- How long until you outstay your welcome? It doesn’t really matter where you live or who your guests are because you will eventually run out of things to do and talk about and at this point it is can be challenging if you can’t fully relax because of the constant task of hosting. I think that a week at most at both the start and the end of their holiday seems like plenty of time for visitors to stay with you – that way you get to hear about their trips too in the interim period in addition to any shared adventures.
- Accepting that visitors might want to chill out a bit (and recover from jet lag) while on holiday, it can be awkward if they are content to stay in your house all day for several days in a row. When you run out of tour guide options this can be frustrating, especially as it feels a tad impolite to go out on your own. A run of poor weather won’t help with this either – especially when NZ TV is so bad.
- Going away from your house and staying elsewhere with your visitors is a good plan as it is fresh for all but definitely consider multiple vehicles otherwise you could end up being a tour guide again when you really want to relax. A group of people generally doesn’t all want to do the same things at the same time…especially if there are niche interests involved. Best to work out if one car works for everyone beforehand.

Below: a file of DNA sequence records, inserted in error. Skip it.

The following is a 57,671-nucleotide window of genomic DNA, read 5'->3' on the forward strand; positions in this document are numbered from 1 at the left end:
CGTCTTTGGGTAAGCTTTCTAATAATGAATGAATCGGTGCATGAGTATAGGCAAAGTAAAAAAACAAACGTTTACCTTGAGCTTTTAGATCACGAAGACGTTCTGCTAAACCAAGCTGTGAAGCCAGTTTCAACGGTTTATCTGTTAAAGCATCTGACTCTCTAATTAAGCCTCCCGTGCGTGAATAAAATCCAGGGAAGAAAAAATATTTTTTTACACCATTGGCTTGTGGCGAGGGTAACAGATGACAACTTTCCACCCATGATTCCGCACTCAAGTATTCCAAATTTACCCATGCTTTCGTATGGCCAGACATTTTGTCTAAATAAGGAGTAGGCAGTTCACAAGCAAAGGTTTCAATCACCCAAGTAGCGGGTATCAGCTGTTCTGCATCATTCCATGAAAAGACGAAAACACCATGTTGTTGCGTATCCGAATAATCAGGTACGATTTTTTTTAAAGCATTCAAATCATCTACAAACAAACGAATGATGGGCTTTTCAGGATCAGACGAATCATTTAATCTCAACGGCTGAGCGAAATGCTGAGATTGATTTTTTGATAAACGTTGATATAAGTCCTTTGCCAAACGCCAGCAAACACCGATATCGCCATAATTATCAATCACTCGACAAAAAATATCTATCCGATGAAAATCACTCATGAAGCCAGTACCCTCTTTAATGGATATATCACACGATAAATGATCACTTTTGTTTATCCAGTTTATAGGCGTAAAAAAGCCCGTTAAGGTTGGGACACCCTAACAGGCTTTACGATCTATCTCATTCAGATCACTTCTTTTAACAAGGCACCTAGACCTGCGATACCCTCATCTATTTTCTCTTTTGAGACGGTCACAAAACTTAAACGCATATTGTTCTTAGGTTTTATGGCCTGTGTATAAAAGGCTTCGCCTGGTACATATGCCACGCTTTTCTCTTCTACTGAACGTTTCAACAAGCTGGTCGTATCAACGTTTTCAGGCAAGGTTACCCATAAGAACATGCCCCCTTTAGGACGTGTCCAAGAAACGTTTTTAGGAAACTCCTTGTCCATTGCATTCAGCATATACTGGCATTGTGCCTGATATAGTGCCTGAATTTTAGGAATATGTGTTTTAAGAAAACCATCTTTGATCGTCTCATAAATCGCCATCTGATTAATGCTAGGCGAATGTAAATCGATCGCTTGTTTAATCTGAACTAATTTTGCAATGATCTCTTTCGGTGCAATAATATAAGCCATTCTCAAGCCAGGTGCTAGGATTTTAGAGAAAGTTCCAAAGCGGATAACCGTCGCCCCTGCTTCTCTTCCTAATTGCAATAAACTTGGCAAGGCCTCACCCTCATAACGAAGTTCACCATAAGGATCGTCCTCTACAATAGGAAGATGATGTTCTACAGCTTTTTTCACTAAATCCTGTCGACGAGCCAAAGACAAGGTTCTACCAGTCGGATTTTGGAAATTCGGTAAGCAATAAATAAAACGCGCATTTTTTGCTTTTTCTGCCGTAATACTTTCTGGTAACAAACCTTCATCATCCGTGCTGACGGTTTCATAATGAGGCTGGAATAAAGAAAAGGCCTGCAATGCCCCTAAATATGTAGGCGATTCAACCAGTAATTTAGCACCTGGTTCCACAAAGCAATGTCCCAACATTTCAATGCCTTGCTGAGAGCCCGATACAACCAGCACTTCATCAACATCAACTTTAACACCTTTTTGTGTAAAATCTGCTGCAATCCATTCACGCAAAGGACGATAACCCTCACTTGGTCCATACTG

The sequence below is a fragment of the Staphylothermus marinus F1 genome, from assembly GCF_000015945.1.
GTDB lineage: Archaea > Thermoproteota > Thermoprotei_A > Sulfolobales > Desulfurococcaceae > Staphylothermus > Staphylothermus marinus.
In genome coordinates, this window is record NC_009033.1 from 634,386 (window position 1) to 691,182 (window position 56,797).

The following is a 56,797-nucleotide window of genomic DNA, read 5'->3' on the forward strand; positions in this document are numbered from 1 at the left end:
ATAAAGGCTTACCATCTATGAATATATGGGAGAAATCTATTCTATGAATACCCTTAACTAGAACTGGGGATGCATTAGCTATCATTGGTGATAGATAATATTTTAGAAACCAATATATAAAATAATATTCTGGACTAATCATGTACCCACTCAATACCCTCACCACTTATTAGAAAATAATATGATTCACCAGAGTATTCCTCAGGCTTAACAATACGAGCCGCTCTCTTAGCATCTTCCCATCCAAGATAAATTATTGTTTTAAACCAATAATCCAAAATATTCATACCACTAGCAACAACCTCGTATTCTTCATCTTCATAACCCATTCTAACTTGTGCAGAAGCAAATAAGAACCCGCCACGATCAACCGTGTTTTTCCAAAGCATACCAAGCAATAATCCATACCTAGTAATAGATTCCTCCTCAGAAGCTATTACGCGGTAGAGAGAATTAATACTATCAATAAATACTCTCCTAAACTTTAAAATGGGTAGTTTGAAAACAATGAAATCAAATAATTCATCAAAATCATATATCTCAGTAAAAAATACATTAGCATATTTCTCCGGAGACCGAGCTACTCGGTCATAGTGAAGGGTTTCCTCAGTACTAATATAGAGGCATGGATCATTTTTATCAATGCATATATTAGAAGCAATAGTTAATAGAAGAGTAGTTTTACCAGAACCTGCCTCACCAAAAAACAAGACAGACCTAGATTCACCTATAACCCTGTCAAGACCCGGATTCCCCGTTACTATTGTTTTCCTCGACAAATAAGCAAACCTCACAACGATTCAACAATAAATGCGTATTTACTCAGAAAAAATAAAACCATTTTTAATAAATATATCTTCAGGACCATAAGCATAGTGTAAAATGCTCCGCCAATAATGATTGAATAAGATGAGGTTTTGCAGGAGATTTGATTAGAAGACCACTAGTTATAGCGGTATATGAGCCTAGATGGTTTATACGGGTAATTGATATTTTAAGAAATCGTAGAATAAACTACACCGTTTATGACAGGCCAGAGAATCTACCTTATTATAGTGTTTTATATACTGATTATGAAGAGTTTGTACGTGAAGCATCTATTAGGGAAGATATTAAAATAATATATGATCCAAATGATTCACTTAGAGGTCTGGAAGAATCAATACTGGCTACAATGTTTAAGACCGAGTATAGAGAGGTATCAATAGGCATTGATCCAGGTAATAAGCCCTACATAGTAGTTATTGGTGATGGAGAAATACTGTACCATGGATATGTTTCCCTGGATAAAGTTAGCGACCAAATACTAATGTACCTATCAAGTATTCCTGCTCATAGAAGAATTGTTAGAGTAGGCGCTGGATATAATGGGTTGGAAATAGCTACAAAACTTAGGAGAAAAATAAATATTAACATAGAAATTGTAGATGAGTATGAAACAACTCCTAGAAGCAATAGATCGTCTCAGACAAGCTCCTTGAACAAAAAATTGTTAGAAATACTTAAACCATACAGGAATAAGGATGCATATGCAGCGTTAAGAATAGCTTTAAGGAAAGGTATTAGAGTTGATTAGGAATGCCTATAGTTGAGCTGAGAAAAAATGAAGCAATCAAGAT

I will need to note my own points when I eventually return to the UK for sure because I want to see people but not outstay my welcome, respect their space and try to find activities to make it feel like a holiday for all (host and visitor alike). It is of course great when people make the effort to visit, but everyone needs to be realistic, pragmatic and respectful of each other…especially where family members are naturally abrasive and prone to argument.
Anyone have any creative ways to approach this kind of thing?
I’ve been thinking a lot about the idea of going back to the UK for a holiday recently. I have a few reservations because I left the UK for various reasons and the idea of spending a lot of money to go there, maybe relive some of those frustrations and feel like nothing has really changed (or even that it is worse than it was) is concerning. I also worry that maybe I have such a good time that I don’t want to leave again (just to give a glass half full perspective).
When I think about what such a holiday could look like, I’d love to catch up with friends, 99% of whom I haven’t seen for almost 3 years now. I’d also very much like to see family who have not visited NZ yet, and of course those who already have.
I wonder if I would be able to treat being in the UK like being a tourist and revel in sights such as Durham Cathedral (above) as there is nothing in NZ like that? I wonder how many people would visit me if the holiday involved booking somewhere in a different part of the country (or even another country) and inviting folks to come there? How would people feel if you just saw them for a day or two and then moved on to the next person (which is pretty likely)? Could family be trusted not to be jealous if you just happened to spend a little more time with someone else than themselves? What if the UK part of the trip was just part of the trip with a holiday somewhere else tagged on at the start or end of the trip – would people understand the need for that too?
So many questions. Anyone got any thoughts?